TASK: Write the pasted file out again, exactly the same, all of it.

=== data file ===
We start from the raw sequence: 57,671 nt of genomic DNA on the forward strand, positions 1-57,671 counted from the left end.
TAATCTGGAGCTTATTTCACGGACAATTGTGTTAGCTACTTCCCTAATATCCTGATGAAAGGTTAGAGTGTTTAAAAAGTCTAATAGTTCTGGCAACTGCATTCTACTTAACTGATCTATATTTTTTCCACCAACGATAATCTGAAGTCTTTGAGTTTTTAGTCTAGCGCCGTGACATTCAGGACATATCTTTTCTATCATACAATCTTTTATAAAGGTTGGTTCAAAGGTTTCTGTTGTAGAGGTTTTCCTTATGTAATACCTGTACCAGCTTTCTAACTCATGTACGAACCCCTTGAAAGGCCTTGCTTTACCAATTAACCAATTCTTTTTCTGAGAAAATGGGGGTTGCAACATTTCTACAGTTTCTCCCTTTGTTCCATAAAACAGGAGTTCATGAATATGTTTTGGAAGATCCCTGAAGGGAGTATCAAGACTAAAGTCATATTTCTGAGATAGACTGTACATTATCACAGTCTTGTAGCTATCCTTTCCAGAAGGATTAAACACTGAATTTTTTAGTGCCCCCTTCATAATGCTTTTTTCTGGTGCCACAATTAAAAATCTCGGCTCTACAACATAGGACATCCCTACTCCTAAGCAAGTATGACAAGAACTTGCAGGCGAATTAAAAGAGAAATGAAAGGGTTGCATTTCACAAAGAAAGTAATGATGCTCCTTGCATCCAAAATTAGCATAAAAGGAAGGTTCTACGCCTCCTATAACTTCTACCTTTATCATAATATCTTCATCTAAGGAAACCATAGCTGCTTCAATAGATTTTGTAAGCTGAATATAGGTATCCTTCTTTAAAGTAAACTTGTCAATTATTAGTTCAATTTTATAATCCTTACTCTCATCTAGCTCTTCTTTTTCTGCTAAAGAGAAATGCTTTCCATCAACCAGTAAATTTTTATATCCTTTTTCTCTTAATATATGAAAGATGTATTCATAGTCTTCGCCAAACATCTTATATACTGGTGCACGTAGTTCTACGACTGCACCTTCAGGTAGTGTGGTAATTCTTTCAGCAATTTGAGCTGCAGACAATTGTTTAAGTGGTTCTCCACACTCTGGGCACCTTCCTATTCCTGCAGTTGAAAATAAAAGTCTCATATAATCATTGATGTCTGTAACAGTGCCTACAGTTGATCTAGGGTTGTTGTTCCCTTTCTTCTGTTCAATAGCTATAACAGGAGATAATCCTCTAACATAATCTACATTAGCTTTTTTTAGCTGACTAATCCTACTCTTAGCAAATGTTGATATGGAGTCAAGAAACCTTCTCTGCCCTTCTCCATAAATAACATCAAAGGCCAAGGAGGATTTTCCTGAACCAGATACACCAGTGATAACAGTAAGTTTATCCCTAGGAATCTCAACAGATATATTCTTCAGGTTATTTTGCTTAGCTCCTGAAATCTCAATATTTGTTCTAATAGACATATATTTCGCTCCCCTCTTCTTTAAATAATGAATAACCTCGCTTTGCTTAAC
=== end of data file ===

We start from the raw sequence: 57,671 nt of genomic DNA on the forward strand, positions 1-57,671 counted from the left end.
TAATCTGGAGCTTATTTCACGGACAATTGTGTTAGCTACTTCCCTAATATCCTGATGAAAGGTTAGAGTGTTTAAAAAGTCTAATAGTTCTGGCAACTGCATTCTACTTAACTGATCTATATTTTTTCCACCAACGATAATCTGAAGTCTTTGAGTTTTTAGTCTAGCGCCGTGACATTCAGGACATATCTTTTCTATCATACAATCTTTTATAAAGGTTGGTTCAAAGGTTTCTGTTGTAGAGGTTTTCCTTATGTAATACCTGTACCAGCTTTCTAACTCATGTACGAACCCCTTGAAAGGCCTTGCTTTACCAATTAACCAATTCTTTTTCTGAGAAAATGGGGGTTGCAACATTTCTACAGTTTCTCCCTTTGTTCCATAAAACAGGAGTTCATGAATATGTTTTGGAAGATCCCTGAAGGGAGTATCAAGACTAAAGTCATATTTCTGAGATAGACTGTACATTATCACAGTCTTGTAGCTATCCTTTCCAGAAGGATTAAACACTGAATTTTTTAGTGCCCCCTTCATAATGCTTTTTTCTGGTGCCACAATTAAAAATCTCGGCTCTACAACATAGGACATCCCTACTCCTAAGCAAGTATGACAAGAACTTGCAGGCGAATTAAAAGAGAAATGAAAGGGTTGCATTTCACAAAGAAAGTAATGATGCTCCTTGCATCCAAAATTAGCATAAAAGGAAGGTTCTACGCCTCCTATAACTTCTACCTTTATCATAATATCTTCATCTAAGGAAACCATAGCTGCTTCAATAGATTTTGTAAGCTGAATATAGGTATCCTTCTTTAAAGTAAACTTGTCAATTATTAGTTCAATTTTATAATCCTTACTCTCATCTAGCTCTTCTTTTTCTGCTAAAGAGAAATGCTTTCCATCAACCAGTAAATTTTTATATCCTTTTTCTCTTAATATATGAAAGATGTATTCATAGTCTTCGCCAAACATCTTATATACTGGTGCACGTAGTTCTACGACTGCACCTTCAGGTAGTGTGGTAATTCTTTCAGCAATTTGAGCTGCAGACAATTGTTTAAGTGGTTCTCCACACTCTGGGCACCTTCCTATTCCTGCAGTTGAAAATAAAAGTCTCATATAATCATTGATGTCTGTAACAGTGCCTACAGTTGATCTAGGGTTGTTGTTCCCTTTCTTCTGTTCAATAGCTATAACAGGAGATAATCCTCTAACATAATCTACATTAGCTTTTTTTAGCTGACTAATCCTACTCTTAGCAAATGTTGATATGGAGTCAAGAAACCTTCTCTGCCCTTCTCCATAAATAACATCAAAGGCCAAGGAGGATTTTCCTGAACCAGATACACCAGTGATAACAGTAAGTTTATCCCTAGGAATCTCAACAGATATATTCTTCAGGTTATTTTGCTTAGCTCCTGAAATCTCAATATTTGTTCTAATAGACATATATTTCGCTCCCCTCTTCTTTAAATAATGAATAACCTCGCTTTGCTTAAC